How (and How Not) to Conduct a Backdoor Reference Check

No matter how certain you feel about a sales candidate’s capabilities, competencies, and fit for the role, it is absolutely critical to conduct reference checks. As sales expert Jeff Hoffman explains, salespeople generally excel at selling themselves. And the last thing you want is to hire a C-player just because he or she talked an A-player game in the interview. Vetting those types of candidates through your network (and theirs, if applicable) can go a long way toward helping you avoid making a big and costly mistake.
That’s where reference check interviews can come in.
Not only can they provide valuable insight into a candidate’s work history and professional relationships, they can also help sales directors and executives better understand the training and coaching tactics that are most likely to work with each candidate. Reference interviews should always be conducted prior to extending an offer, except in rare circumstances where timing is a concern. Even in those circumstances, you might consider making an offer contingent on positive references.

How (and How Not) to Leverage Backdoor References

With all of that said, traditional reference checks do not always provide a truly objective perspective. After all, candidate-provided references are often hand-selected and they typically include former managers, executives, or peers that the candidate knows will say good things about them.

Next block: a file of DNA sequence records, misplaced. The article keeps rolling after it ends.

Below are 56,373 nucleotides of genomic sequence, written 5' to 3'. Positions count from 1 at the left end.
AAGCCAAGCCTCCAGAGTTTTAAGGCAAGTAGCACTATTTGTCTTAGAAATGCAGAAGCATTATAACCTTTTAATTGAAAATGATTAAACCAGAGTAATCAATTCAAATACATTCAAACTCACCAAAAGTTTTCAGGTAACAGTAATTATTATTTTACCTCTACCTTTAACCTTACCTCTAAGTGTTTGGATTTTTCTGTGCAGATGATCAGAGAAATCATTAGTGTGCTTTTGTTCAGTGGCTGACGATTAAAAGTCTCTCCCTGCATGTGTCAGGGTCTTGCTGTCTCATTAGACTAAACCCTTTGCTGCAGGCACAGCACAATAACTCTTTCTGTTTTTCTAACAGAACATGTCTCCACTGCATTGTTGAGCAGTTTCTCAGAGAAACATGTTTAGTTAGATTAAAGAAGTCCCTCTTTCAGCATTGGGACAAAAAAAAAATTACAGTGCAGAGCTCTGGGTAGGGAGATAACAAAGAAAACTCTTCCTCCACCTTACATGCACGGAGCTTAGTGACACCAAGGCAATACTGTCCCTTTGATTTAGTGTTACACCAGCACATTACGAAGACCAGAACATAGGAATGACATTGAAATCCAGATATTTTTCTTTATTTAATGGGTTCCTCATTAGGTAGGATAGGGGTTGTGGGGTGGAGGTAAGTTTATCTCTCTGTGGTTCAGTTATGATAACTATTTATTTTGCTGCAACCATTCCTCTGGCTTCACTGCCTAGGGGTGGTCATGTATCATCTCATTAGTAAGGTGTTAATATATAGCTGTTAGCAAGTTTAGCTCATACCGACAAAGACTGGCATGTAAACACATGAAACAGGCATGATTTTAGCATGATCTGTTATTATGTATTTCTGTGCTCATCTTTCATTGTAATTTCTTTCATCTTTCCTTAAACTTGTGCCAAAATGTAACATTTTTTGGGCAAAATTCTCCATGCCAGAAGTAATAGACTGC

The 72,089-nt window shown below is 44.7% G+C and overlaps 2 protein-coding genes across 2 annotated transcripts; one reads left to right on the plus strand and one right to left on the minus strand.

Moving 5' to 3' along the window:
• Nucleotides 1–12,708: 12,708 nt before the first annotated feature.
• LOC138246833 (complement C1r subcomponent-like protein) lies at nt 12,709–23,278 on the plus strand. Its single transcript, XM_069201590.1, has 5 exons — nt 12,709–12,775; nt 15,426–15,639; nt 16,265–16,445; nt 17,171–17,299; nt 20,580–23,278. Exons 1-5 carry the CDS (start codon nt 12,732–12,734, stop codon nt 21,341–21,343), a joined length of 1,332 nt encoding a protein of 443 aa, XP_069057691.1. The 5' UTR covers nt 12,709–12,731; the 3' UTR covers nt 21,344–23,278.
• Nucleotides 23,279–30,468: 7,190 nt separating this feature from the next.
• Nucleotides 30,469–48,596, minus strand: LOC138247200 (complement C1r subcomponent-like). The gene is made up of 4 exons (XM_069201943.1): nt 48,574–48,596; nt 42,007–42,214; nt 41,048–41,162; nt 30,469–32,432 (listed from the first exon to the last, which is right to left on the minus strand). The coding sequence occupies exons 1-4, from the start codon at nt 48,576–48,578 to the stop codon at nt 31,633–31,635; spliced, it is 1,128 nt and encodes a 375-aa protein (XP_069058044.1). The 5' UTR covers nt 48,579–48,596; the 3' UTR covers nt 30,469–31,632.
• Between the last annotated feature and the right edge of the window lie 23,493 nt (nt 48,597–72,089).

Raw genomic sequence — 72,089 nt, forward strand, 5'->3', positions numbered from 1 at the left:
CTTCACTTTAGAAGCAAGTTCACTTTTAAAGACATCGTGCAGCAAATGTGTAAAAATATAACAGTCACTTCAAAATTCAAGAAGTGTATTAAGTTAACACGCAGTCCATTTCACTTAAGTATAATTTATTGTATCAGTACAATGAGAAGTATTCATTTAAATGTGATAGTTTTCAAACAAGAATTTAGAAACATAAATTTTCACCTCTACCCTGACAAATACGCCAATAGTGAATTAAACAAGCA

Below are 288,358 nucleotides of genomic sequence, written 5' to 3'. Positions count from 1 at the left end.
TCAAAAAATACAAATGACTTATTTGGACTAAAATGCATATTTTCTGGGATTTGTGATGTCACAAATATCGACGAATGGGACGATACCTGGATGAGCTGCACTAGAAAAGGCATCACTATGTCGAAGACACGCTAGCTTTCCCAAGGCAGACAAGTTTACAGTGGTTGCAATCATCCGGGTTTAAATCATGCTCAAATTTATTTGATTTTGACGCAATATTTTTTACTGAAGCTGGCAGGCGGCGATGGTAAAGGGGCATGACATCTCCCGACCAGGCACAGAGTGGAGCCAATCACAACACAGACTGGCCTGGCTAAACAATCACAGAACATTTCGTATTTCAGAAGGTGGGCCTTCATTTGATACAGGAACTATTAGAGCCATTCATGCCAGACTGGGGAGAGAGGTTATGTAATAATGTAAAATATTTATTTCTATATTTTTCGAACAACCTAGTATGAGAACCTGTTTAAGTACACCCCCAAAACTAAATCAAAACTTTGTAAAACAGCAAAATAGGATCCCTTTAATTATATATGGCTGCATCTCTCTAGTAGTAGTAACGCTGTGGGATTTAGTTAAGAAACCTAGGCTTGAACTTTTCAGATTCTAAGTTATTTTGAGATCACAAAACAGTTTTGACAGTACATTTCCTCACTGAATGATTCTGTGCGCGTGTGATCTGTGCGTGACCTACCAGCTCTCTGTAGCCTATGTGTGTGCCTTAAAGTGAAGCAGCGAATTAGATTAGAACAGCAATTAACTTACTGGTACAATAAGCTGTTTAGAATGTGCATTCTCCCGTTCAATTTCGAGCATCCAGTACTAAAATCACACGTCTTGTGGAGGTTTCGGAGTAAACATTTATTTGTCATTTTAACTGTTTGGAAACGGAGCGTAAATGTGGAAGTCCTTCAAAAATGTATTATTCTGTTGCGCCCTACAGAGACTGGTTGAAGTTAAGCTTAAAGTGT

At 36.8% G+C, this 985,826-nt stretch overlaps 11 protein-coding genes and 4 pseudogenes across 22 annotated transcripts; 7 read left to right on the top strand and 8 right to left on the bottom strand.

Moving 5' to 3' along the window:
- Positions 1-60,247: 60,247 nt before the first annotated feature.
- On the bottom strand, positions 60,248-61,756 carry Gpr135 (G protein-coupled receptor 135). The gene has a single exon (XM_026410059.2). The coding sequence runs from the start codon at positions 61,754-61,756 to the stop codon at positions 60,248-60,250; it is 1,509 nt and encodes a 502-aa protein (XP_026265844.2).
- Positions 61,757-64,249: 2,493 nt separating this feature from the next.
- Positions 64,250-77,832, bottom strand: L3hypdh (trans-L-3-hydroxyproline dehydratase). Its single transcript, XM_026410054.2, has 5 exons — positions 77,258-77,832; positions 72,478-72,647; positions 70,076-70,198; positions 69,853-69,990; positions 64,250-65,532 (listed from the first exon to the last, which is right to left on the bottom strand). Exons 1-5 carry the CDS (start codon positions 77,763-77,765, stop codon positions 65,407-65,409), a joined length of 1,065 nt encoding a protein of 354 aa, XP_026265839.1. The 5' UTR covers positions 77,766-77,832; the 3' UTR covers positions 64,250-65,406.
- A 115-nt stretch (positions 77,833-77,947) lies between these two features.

That is why backdoor references — interviews with former managers or executives who were not> listed as a reference — can be an effective tool for gaining deeper (and more honest) insight into who a candidate really is and what makes them tick.

3 Things to Consider First

While you can leverage your own network for backdoor references, it is important to take a few precautions when you reach out to discuss a potential new hire. So, before you conduct a backdoor reference, be sure to consider three things:

  • Whether a reference is really a credible source
  • How well the reference knows the candidate professionally, and in what capacity the two people interacted
  • Whether conducting the backdoor reference could jeopardize a candidate’s current employment

The last thing you want to do is alert a passive candidate’s current employer to the fact that he or she is considering a job elsewhere. This could damage the candidate’s career, cause you to lose the candidate, and hurt your reputation in the market.

Free Walk-Through Guides for Conducting Backdoor Reference Checks

Here are two interview guides you can use for conducting reference checks with candidate-provided, or backdoor references:

Reference Interview Guide #1: Former Employer Reference Template

Reference Interview Guide #2: Former Customer Reference Template

CeCe Bazar
CeCe Bazar
Associate

CeCe Bazar is an Associate on OpenView's investment team. She was previously a Sales Strategist also at OpenView.
You might also like ...
Hiring
The CEO’s Guide to Hiring Executives—According to Someone Who Has Hired Hundreds

OpenView’s Steve Melia shares how to widen your talent pool, identify sneaky red flags founders commonly overlook, and foster a more diverse C-suite.

by Riviera Lev-Aviv
HR & Leadership
So You Made a Terrible Hiring Decision. Here’s How to Fix It.

The success of your startup starts and stops with the people you hire.

by Amy Volas
Culture
24 Lessons We've Learned from 1 Year of Working Remotely

Twelve months in, we’re feeling much more comfortable with remote work, but we sure do miss being at the office together.

by Kristin Hillery